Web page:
3. Jordan Oesterle: A UFA this summer. Signed a cap friendly prove it deal for 650K. coincidentally that deal makes him a prime deadline asset. Boasting 6 goals and 13 assists, there will be many suitors if Arizona chooses to trade him. Will get at least a third, perhaps more, I hesitate to say a second, but it’s not out of the realm of possibility.
  4. Kevin Connauton: Only player that is not a UFA/RFA. If a team is willing to pick up the extra year on his contract he could be shipped out. Teams are always looking for defensive depth see Brandon Manning and Alex Petrovic in Edmonton for example. With only 1 goal and 6 assists for 7 points this season he won’t get a huge return. He may get a 5th or a 6th round pick in return.

Honorable Mention

Dave Bolland. While he hasn’t played in years his contract (5.5 million AAV) is still on the cap this season for Arizona. If they do decide to buy hard, it would not surprise me if they found a way to trade this contract in order to fit under the cap. Ottawa is going to need dead cap space to hit the floor if all of Ryan Dzingel, Stone, and Duchene get traded… just saying…

The Wrap

This deadline is going to very interesting not just for Arizona Coyotes fans, but for the entire pacific division. Arizona has the power to drastically alter the playoff landscaping depending on what they buy/sell. Of course they could choose to hold their cards close to their chests and do nothing. Doing so would mean committing to giving the current mix of players a shot at a season of hopefully fully healthy players. Until they make a decision either way, we wait.

stats from NHL.com and hockey-reference.com

featured image photo credit – Josh Tessler

Edmonton Oilers

Edmonton Oilers: Thinking Outside the Box

The Edmonton Oilers have a big problem with Ryan Spooner.

That’s not news. The sky is blue, Connor McDavid is the most skilled player in the NHL, and you can still find me in the stands cheering on this team. Some things, unfortunately so in some cases, never change.

My weird love/hate relationship with this team aside the Edmonton Oilers find themselves trapped by one of Peter Chiarelli’s final moves (man does typing that feel good!). However now is the time to start correcting those mistakes and I think there’s an outside solution to the Spooner problem.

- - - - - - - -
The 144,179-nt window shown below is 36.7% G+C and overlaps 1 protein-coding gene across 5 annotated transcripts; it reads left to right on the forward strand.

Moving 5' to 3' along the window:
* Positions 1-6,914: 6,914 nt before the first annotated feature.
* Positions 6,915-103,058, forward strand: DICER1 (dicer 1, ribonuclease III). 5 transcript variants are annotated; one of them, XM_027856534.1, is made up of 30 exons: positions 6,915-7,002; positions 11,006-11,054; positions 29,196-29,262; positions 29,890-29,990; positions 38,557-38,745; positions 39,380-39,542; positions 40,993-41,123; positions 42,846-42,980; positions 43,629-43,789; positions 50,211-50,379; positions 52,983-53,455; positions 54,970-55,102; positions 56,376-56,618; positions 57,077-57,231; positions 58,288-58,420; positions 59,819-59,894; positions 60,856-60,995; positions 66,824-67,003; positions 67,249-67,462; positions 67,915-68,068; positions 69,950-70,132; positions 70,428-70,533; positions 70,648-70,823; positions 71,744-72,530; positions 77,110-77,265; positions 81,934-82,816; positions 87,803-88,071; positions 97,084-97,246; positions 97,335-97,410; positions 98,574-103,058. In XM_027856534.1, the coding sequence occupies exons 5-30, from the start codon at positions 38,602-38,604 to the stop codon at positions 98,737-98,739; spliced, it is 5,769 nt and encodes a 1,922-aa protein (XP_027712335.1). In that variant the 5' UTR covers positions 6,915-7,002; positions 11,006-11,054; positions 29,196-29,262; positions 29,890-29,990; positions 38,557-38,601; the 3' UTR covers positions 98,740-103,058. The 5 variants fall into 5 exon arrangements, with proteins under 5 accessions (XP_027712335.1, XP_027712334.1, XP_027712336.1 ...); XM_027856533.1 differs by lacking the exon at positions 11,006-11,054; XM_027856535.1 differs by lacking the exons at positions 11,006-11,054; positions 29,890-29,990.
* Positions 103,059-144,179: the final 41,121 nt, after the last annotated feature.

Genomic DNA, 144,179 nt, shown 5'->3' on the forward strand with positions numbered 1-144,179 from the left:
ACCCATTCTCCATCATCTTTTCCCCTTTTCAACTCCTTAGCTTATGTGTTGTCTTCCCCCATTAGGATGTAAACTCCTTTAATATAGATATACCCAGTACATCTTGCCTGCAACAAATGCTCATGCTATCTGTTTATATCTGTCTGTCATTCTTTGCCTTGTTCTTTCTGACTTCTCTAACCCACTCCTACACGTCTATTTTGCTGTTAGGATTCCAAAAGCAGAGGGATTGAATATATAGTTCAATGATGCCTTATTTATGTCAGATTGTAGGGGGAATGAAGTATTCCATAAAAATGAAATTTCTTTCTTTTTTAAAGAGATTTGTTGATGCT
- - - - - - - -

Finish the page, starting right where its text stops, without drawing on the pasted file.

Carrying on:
Buried in the AHL

It was announced on January 23, 2019 that both Kailer Yamamoto and Ryan Spooner were assigned to the AHL:

The former being there makes sense in the short term, as Yamamoto can play a few games in Bakersfield over the all star break or in the long-term. Personally I feel like Yamamoto should stay the rest of the season on the AHL so he can be a key cog in Bakersfield’s playoff push/run. The latter on the other hand is a different story. Spooner has failed so spectacularly in Edmonton that they no longer feel he is anything but a detriment to the team.

My first ever post on ThePuck77 was on Ryan Spooner and in it I stated that Edmonton needed to find a lineup spot for Spooner that works for him. I won’t go into too much detail on him here but my main points were:

  1. Ryan Spooner is not an offensive driver
  2. Ryan Spooner was, at his most successful, a good 3rd piece of a top 6 line.
  3. He benefited greatly from being on top power-play units
  4. He is a really ineffective possession player.

If you want more in depth analysis on Spooner check out my first piece on him here.

Someone Similar?

You would think this situation would be rare in the NHL. Not many teams employ 3+ million dollar men in the AHL…

But there is another…

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Yes that’s right I’m talking about Sam “8 points in one game” Gagner.